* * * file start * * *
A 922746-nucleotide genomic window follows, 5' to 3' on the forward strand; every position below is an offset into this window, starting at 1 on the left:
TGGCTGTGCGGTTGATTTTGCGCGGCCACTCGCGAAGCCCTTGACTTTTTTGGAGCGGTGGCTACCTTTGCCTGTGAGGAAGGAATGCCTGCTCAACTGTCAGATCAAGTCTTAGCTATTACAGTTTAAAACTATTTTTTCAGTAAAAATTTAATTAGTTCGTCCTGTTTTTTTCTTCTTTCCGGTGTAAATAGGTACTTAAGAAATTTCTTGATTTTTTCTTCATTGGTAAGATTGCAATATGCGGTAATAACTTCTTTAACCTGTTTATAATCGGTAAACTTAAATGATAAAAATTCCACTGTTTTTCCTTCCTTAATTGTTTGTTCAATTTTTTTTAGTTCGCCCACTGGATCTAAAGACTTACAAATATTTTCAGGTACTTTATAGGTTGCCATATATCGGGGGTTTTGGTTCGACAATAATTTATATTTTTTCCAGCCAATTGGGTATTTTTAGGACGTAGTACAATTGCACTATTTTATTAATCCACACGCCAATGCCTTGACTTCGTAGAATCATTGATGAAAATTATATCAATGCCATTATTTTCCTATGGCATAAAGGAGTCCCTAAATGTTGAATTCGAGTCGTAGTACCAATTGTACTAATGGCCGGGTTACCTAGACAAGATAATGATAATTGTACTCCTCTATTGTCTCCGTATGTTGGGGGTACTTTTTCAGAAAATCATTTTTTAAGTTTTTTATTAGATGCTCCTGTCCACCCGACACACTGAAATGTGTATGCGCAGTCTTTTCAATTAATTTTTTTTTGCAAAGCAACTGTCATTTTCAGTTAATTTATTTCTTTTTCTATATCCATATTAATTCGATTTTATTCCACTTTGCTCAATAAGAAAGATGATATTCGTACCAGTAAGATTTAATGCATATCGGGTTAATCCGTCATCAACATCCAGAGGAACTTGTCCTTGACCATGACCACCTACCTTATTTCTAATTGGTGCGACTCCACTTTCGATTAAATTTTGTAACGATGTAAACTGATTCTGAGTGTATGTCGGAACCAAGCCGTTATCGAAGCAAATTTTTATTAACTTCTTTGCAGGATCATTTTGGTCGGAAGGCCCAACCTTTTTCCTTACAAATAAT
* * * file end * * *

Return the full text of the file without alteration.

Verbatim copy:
A 922746-nucleotide genomic window follows, 5' to 3' on the forward strand; every position below is an offset into this window, starting at 1 on the left:
TGGCTGTGCGGTTGATTTTGCGCGGCCACTCGCGAAGCCCTTGACTTTTTTGGAGCGGTGGCTACCTTTGCCTGTGAGGAAGGAATGCCTGCTCAACTGTCAGATCAAGTCTTAGCTATTACAGTTTAAAACTATTTTTTCAGTAAAAATTTAATTAGTTCGTCCTGTTTTTTTCTTCTTTCCGGTGTAAATAGGTACTTAAGAAATTTCTTGATTTTTTCTTCATTGGTAAGATTGCAATATGCGGTAATAACTTCTTTAACCTGTTTATAATCGGTAAACTTAAATGATAAAAATTCCACTGTTTTTCCTTCCTTAATTGTTTGTTCAATTTTTTTTAGTTCGCCCACTGGATCTAAAGACTTACAAATATTTTCAGGTACTTTATAGGTTGCCATATATCGGGGGTTTTGGTTCGACAATAATTTATATTTTTTCCAGCCAATTGGGTATTTTTAGGACGTAGTACAATTGCACTATTTTATTAATCCACACGCCAATGCCTTGACTTCGTAGAATCATTGATGAAAATTATATCAATGCCATTATTTTCCTATGGCATAAAGGAGTCCCTAAATGTTGAATTCGAGTCGTAGTACCAATTGTACTAATGGCCGGGTTACCTAGACAAGATAATGATAATTGTACTCCTCTATTGTCTCCGTATGTTGGGGGTACTTTTTCAGAAAATCATTTTTTAAGTTTTTTATTAGATGCTCCTGTCCACCCGACACACTGAAATGTGTATGCGCAGTCTTTTCAATTAATTTTTTTTTGCAAAGCAACTGTCATTTTCAGTTAATTTATTTCTTTTTCTATATCCATATTAATTCGATTTTATTCCACTTTGCTCAATAAGAAAGATGATATTCGTACCAGTAAGATTTAATGCATATCGGGTTAATCCGTCATCAACATCCAGAGGAACTTGTCCTTGACCATGACCACCTACCTTATTTCTAATTGGTGCGACTCCACTTTCGATTAAATTTTGTAACGATGTAAACTGATTCTGAGTGTATGTCGGAACCAAGCCGTTATCGAAGCAAATTTTTATTAACTTCTTTGCAGGATCATTTTGGTCGGAAGGCCCAACCTTTTTCCTTACAAATAAT